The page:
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Sex Transm Infect 76:248-256 doi:10.1136/sti.76.4.248

Trichomonas vaginalis epidemiology: parameterising and analysing a model of treatment interventions

  1. Francis J Bowden1,2,
  2. Geoffrey P Garnett1
  1. 1Wellcome Trust Centre for the Epidemiology of Infectious Disease, Oxford University, South Parks Road, Oxford OX1 3PS
  2. 2Canberra Sexual Health Centre, The Canberra Hospital,, Woden, ACT, Australia
  1. Dr Francis J Bowden, Director, Canberra Sexual Health Centre, The Canberra Hospital, PO Box 11, Woden, ACT 2606, Australia frank.bowden{at}act.gov.au
  • Accepted 7 June 2000

Abstract

Background: Trichomonas vaginalis, which affects at least 170 million individuals globally, may increase the risk of transmission of HIV and predispose pregnant women to premature rupture of membranes and early labour.

Objective: To more clearly define the epidemiology of trichomoniasis and to develop a mathematical model of disease transmission dynamics in order to explore various treatment strategies.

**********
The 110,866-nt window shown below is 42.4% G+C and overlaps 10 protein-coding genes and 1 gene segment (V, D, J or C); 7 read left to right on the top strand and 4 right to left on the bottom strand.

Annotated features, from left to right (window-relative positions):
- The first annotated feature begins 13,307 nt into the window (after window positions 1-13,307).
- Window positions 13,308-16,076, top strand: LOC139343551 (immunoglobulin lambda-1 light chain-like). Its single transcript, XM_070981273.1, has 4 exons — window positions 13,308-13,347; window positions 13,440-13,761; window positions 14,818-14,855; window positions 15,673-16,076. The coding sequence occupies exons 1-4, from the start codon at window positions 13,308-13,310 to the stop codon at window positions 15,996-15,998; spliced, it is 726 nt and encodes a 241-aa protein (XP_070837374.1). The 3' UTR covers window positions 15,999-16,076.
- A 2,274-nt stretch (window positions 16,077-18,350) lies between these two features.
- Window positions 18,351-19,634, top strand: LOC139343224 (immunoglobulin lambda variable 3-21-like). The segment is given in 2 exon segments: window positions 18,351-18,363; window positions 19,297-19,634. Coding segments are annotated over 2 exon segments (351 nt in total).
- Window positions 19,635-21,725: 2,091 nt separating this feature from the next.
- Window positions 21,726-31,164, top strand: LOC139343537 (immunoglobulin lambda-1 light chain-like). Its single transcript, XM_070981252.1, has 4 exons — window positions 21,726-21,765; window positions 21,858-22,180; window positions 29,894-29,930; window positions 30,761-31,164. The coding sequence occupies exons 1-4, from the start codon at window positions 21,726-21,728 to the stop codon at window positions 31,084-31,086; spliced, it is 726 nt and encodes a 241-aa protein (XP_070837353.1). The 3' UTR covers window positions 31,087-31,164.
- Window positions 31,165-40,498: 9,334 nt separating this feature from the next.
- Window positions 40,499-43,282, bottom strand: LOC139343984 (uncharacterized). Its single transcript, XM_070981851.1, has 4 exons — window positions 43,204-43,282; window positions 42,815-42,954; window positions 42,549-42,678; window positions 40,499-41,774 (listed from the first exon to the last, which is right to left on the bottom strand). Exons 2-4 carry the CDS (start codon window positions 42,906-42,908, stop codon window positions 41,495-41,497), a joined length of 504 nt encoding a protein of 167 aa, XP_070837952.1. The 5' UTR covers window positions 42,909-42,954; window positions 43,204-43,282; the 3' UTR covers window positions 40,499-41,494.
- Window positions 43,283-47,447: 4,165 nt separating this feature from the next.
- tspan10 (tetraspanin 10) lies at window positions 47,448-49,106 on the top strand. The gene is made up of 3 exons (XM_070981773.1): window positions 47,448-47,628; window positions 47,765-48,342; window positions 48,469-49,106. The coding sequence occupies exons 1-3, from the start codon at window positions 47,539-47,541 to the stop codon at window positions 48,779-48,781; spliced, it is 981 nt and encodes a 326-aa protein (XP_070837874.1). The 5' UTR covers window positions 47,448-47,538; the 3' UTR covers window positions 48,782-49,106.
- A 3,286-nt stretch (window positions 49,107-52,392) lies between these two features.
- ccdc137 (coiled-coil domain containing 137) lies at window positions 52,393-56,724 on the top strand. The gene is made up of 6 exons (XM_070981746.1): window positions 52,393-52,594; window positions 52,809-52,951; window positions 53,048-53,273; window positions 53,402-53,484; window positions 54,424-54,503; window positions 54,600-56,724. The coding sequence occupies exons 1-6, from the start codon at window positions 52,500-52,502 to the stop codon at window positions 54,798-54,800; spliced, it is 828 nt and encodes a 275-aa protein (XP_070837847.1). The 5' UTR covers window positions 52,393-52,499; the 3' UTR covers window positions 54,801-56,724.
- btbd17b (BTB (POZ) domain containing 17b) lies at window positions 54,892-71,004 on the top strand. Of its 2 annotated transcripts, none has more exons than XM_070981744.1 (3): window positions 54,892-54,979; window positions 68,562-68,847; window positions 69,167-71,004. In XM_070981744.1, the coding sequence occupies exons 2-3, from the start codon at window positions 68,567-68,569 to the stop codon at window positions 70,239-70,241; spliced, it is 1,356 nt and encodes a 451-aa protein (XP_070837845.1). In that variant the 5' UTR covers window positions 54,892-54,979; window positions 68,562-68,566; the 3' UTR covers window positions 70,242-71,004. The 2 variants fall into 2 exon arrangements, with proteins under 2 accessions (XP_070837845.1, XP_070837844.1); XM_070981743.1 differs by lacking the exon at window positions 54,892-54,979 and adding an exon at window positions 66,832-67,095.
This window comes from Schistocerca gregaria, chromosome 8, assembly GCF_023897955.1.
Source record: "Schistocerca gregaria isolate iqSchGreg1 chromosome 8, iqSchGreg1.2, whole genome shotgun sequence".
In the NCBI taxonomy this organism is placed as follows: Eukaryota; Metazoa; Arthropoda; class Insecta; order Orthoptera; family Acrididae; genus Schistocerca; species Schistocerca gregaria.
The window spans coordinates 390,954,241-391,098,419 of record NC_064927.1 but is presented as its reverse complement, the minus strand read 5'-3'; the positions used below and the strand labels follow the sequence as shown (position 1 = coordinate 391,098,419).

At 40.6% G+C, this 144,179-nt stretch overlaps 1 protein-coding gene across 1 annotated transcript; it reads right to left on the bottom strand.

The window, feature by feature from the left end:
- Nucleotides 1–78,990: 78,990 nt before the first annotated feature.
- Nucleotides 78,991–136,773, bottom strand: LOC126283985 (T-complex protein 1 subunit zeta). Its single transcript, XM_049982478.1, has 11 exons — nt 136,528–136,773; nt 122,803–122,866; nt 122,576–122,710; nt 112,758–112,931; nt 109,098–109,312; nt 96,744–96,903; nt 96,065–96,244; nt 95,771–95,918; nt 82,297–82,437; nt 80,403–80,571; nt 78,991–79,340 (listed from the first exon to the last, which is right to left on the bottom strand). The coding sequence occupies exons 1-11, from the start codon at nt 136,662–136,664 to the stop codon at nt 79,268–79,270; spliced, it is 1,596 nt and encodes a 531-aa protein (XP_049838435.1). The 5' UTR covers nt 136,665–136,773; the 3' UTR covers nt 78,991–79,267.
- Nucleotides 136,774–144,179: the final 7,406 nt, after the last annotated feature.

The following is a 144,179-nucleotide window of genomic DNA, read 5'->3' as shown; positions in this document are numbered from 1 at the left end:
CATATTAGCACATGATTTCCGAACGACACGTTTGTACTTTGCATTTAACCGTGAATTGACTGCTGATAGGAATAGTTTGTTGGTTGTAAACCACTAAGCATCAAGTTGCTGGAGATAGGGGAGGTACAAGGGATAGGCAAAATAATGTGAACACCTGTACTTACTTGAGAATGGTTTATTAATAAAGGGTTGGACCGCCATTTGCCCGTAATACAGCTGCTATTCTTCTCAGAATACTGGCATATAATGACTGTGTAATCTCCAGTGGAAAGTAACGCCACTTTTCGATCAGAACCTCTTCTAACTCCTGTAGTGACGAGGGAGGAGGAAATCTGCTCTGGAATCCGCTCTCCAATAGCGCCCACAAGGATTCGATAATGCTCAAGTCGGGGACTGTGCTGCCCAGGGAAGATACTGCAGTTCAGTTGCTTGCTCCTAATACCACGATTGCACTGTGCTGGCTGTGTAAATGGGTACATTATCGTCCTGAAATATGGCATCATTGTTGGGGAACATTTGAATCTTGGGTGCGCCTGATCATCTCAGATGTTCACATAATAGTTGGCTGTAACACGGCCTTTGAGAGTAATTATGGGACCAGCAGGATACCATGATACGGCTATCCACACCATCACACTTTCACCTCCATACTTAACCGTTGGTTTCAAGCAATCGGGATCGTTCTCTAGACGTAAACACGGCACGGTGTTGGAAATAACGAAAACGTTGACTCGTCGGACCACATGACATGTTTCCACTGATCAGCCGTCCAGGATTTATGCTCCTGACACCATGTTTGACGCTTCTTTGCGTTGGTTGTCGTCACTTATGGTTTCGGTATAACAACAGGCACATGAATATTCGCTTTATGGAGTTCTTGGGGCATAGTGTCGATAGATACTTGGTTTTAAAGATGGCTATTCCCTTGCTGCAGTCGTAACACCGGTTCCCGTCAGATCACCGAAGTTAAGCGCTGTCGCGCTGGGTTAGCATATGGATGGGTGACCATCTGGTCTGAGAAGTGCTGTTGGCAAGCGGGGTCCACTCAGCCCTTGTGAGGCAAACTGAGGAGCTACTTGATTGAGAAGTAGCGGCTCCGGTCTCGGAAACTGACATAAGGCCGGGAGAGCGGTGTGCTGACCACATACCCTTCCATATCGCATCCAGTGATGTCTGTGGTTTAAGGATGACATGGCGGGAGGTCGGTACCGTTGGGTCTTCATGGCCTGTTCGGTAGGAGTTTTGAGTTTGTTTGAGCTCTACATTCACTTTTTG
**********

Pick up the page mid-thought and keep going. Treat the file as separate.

Design: A deterministic model of trichomoniasis was constructed. Parameter values were set to fit the model to known endemic prevalence levels of Trichomonas vaginalis. Two treatment interventions (“screening” and “syndromic management”) were simulated.

Results: The age specific prevalence of the disease was seen to differ from other STDs in a number of studies. Parameter fitting indicates that the average duration of infection in women is at least 3–5 years and approximately 4 months for men. “Syndromic management” (that is, treating only those with symptoms of disease) had minimal effect upon the endemic prevalence of disease even at high levels of coverage. “Screening” (that is, identification of individuals with both symptomatic and asymptomatic infection) was shown to be the most efficient method of control, but was sensitive to the screening interval.

Conclusions: The control of trichomoniasis seems to have been a success in developed countries because of the regular access to health care, whereas it has remained endemic in many developing countries where control may only be possible by regular screening and treatment. However, without a large investment in services, success in controlling trichomoniasis is likely to be transitory.

Footnotes